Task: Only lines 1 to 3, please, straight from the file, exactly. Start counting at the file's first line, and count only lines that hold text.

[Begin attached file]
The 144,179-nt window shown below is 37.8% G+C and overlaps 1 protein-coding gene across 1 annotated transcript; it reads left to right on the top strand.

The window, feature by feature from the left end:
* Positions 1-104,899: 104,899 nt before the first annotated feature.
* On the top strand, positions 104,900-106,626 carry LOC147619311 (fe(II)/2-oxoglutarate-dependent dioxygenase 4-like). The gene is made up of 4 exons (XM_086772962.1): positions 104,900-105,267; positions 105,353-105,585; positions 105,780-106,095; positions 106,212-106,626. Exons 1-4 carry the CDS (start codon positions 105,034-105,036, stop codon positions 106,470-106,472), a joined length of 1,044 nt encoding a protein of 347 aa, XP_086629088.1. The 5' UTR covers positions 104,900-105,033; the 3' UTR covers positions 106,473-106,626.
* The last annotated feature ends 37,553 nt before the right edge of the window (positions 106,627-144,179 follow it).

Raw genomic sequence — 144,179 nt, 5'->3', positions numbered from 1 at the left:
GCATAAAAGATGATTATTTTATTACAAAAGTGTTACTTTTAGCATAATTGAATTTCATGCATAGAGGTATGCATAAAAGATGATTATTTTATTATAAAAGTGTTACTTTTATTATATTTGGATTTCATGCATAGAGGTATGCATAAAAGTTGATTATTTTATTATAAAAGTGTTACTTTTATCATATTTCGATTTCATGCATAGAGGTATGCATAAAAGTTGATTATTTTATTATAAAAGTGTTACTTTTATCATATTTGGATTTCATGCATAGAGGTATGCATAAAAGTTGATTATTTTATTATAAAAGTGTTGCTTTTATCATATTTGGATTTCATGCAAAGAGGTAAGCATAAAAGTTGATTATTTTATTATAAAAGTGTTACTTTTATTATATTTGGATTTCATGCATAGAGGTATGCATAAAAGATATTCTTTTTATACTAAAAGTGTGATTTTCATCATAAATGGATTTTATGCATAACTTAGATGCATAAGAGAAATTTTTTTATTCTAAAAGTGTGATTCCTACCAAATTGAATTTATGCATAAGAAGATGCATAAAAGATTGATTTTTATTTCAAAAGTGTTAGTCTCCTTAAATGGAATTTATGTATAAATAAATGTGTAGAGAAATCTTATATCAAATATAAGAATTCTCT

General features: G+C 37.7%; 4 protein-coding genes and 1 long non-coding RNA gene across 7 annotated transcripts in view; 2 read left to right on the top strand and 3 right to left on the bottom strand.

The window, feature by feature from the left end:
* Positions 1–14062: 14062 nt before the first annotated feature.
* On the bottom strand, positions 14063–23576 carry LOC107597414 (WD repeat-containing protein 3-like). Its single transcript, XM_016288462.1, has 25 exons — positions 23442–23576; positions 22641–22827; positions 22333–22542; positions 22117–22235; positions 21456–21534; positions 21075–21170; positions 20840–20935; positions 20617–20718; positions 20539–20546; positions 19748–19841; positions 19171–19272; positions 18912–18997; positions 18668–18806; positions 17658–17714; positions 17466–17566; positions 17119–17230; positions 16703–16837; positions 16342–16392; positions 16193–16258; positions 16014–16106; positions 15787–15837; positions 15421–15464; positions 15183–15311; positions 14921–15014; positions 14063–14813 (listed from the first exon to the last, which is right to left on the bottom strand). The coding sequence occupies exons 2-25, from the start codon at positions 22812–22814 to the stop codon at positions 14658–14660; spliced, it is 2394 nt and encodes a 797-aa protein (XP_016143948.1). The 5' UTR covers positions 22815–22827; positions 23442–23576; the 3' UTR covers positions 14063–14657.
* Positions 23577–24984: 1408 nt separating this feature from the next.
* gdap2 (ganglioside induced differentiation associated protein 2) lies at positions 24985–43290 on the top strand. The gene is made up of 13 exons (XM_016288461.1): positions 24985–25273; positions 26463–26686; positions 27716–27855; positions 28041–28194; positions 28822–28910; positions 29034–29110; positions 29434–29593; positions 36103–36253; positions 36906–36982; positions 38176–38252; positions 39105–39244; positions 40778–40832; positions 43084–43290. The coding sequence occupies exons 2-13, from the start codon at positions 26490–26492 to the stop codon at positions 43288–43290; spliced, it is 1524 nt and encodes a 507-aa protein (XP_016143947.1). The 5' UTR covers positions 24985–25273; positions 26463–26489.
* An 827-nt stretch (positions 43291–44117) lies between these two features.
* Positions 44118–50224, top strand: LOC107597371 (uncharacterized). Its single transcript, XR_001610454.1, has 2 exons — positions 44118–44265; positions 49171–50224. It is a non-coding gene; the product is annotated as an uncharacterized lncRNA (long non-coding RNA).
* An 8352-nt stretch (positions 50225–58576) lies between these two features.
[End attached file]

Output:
The 144,179-nt window shown below is 37.8% G+C and overlaps 1 protein-coding gene across 1 annotated transcript; it reads left to right on the top strand.

The window, feature by feature from the left end:
* Positions 1-104,899: 104,899 nt before the first annotated feature.